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Myths about Counseling

Common Myths about Counseling 


Counseling is only for people who have serious emotional problems. 


Fact: Seeing a counselor does not mean that you are mentally ill or "crazy". Everyone has difficulties at some point in their lives, being able to ask for help is a sign of maturity, health, and strength. 

Seeking counseling is a sign of weakness. 


Fact: It takes courage to explore sensitive feelings and painful experiences. Individuals who enter counseling are taking a first step in resolving their difficulties. 

Going to counseling means that I'm out of control. 


Fact: Actually, going to counseling is a way of taking control. Talking to a counselor is a great way to take control of your thoughts, feelings, and behaviors; and to make changes to improve your quality of life. Since mood and behavior effect the people around us, an improved quality of life has obvious benefits for those around you as well. 

The counselor cannot understand me unless s/he has had similar experiences or is of the same background. 


Fact: No one is the only person who has ever gone through an experience. Individual reactions to the same event or experience can vary widely, but basic human emotions are the same across individuals and cultures. You do not have to personally experience the same thing as another individual to understand what it might be like. Counselors are trained to be sensitive to and respectful of individual differences, including specific concerns of students with regard to gender, race/ethnicity, religion, age, sexual orientation, and socio-economic status. Working with an empathic, objective, respectful counselor is very powerful and can result in tremendous changes in feelings, thoughts, and behaviors. 

Counseling is a last resort.


Fact: Most of us do not think that we have to experience a heart attack before we can see a doctor; it is OK to go if we merely have a sprained ankle. The same applies to counseling - you don't have to have the emotional equivalent of a heart attack to see a counselor. By working with a counselor you can often get back on track much faster and save yourself a lot of unnecessary distress. 


I have a great family and supportive friends; I don't need to talk to a counselor.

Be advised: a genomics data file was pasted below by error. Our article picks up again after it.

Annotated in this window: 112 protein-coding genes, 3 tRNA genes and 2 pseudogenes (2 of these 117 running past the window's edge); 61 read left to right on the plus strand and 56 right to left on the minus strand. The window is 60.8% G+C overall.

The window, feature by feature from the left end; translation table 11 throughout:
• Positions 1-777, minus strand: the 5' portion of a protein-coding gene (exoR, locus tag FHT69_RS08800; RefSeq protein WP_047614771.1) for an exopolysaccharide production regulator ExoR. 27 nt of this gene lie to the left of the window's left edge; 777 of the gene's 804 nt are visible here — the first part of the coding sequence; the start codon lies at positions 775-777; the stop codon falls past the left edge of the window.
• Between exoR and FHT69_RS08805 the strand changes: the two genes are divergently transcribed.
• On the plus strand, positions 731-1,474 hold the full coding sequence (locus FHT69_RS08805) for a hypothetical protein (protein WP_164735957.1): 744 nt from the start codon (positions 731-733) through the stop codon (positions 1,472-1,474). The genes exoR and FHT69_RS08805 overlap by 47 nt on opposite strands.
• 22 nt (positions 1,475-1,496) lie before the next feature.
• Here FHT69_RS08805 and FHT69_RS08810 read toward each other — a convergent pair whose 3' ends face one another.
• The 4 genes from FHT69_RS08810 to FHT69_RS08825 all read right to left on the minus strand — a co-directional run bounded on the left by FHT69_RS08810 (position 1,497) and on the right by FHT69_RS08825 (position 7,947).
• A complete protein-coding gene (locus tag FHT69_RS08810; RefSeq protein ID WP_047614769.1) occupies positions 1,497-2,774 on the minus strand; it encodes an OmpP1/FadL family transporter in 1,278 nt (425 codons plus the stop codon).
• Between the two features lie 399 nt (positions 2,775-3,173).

Fact: Friends and family can be great sources of support and advice, and social support is one of the best mediators of stress and other psychological issues. But, these individuals can be biased in our favor (in fact, we like for them to be!) and, therefore, less able to help us see different perspectives, different solutions and so forth. 

The wait time for counseling services is too long.


Fact: As with many services on campus, there are clear ebbs and flows to the demand that may impact students' wait to be served. Our office offers on-call and emergency services 24 hours a day 7 days a week for students who are experiencing a mental health crisis. Most students can get an initial appointment within 3-7 days of calling . We also encourage students to be proactive in their self-care by making appointments to transfer medications when you have at least one refill left, calling to make an appointment when you start noticing symptoms, and being on time for and attending your appointments. 


My family and people at school will find out about my problems. 


Fact: The things you discuss with your counselor and the contents of your counseling record are subject to strict legal and ethical standards of confidentiality and privacy. These records do not become part of your educational records. The counseling center does not even acknowledge that you have been seen by a counselor without your written permission.There are, however, a few limits on confidentiality. These are reviewed with each client during their first appointment. These limits include: When an individual reports that s/he is considering hurting him/herself or others, if there is an indication of child abuse or neglect, or a court order. Additionally, the Counseling Center staff works as a team and may consult with each other from time to time. 

The counselor will tell me what to do and how to "fix" my problems. 


Fact: Counseling is not a "quick fix" for your problems. The counselor's role is to help you explore your feelings, thoughts, and concerns; to examine your options and to assist you in achieving the goals you have set. 

If I talk about drinking alcohol or doing drugs, I'll get in trouble.


Fact: Unless you are in imminent danger of hurting yourself or others, your confidentiality remains intact. The Center for Counseling and Student Development does not disclose information about students using drugs or alcohol to the Office of Student Rights and Responsibilities unless you are in a mandated program. CCSD does not disclose information about students using drugs or alcohol to the police unless there is an emergency situation where this is relevant. 

If I go to counseling, they're just going to give me a pill. 


Fact: Medication is not right for everyone. If your counselor thinks that medication may be helpful, s/he will talk to you about seeing a psychiatrist. If you agree, your counselor will schedule an appointment for you with a psychiatrist. Meeting with the psychiatrist does not automatically mean that you will be started on medication. Rather, if s/he believes that medication is appropriate, s/he will discuss the benefits and risks of various medications with you. The ultimate decision is yours and should be a well-informed one. If you decide to give medication a try, you will continue to be involved in counseling as well. 

For more information call to make an appointment to speak with a counselor.

(Adapted from Buffalo State SUNY Counseling Center website)
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Myths about Counseling

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